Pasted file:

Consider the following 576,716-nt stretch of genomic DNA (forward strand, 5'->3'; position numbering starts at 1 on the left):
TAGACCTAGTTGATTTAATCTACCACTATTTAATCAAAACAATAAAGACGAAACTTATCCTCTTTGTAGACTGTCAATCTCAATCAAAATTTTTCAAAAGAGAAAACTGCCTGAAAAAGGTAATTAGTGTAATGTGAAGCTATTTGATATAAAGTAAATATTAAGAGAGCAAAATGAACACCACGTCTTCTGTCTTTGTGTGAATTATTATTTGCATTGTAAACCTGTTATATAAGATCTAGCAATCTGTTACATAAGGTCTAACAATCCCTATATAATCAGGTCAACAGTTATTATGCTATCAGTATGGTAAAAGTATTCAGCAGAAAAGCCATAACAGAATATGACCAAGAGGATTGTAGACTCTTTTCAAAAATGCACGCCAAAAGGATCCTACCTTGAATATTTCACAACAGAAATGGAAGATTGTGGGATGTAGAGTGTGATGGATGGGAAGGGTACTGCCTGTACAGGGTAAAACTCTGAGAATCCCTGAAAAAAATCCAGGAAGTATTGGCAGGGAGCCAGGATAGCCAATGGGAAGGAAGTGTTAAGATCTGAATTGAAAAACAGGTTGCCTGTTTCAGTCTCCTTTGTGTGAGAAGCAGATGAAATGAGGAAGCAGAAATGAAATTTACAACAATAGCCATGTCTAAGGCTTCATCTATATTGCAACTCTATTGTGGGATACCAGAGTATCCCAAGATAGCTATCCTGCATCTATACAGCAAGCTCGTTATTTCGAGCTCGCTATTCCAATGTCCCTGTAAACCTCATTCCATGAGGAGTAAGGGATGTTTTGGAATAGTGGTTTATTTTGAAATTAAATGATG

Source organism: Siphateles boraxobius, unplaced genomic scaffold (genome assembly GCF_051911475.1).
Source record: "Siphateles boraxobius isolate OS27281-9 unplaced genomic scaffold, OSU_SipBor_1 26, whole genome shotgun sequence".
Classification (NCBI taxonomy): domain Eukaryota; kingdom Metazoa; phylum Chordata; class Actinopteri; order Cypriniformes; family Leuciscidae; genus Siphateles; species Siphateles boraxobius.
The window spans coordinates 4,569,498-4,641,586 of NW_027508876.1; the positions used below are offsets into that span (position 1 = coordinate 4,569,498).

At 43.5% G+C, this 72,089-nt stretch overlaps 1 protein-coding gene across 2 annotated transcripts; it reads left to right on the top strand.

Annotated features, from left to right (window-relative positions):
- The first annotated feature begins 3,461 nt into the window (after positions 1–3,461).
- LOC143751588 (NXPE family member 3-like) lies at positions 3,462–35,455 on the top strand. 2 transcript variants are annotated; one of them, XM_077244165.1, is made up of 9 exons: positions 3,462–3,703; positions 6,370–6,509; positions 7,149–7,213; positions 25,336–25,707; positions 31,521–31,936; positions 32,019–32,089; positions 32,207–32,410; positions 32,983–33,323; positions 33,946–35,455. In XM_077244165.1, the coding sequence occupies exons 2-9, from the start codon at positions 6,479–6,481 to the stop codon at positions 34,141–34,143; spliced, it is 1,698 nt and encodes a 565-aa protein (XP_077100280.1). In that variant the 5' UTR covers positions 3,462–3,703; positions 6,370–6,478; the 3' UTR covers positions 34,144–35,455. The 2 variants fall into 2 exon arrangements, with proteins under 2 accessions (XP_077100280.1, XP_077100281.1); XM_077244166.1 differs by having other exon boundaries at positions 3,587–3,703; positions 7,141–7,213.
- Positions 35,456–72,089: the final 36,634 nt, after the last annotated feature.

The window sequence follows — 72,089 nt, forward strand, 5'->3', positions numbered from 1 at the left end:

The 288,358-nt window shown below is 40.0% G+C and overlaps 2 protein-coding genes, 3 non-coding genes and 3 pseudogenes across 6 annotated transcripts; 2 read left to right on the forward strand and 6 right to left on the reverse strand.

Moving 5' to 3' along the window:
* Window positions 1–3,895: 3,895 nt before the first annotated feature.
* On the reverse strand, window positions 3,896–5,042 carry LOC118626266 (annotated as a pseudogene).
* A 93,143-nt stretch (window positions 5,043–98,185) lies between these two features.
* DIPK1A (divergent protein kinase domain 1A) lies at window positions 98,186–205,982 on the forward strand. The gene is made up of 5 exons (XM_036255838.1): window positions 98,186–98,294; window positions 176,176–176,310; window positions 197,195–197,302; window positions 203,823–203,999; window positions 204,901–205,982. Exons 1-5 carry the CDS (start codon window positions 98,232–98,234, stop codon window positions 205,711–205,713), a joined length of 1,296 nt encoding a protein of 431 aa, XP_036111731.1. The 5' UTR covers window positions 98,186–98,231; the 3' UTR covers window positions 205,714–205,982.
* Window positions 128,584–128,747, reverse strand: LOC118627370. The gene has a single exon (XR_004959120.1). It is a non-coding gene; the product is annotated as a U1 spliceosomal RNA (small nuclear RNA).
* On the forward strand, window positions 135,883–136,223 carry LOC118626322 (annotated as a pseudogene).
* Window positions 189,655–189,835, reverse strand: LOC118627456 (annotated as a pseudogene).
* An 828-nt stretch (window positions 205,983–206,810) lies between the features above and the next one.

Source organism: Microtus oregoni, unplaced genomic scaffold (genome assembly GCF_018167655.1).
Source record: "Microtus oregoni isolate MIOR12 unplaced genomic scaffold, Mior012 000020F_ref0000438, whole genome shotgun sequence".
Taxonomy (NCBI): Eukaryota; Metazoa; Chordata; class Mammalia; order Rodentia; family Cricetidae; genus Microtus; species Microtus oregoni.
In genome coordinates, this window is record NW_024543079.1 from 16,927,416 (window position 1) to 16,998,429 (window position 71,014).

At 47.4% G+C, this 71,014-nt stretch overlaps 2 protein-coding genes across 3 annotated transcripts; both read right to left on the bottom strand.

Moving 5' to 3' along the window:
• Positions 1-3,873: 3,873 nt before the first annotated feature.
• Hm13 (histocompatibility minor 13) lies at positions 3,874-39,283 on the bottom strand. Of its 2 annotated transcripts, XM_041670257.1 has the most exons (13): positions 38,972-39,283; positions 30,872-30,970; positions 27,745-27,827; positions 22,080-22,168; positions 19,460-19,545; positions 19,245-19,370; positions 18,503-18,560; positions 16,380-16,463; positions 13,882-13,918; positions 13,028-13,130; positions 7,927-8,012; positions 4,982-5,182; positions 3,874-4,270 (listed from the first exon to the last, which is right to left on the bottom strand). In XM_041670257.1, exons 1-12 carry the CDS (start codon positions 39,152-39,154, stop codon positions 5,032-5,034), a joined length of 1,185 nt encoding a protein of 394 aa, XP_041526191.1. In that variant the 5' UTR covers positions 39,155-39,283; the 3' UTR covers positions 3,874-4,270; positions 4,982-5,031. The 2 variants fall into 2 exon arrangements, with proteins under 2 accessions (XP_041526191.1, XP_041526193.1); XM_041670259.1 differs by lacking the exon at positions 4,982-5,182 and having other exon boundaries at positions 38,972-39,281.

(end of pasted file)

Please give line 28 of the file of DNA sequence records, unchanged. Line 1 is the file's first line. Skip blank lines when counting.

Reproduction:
Moving 5' to 3' along the window: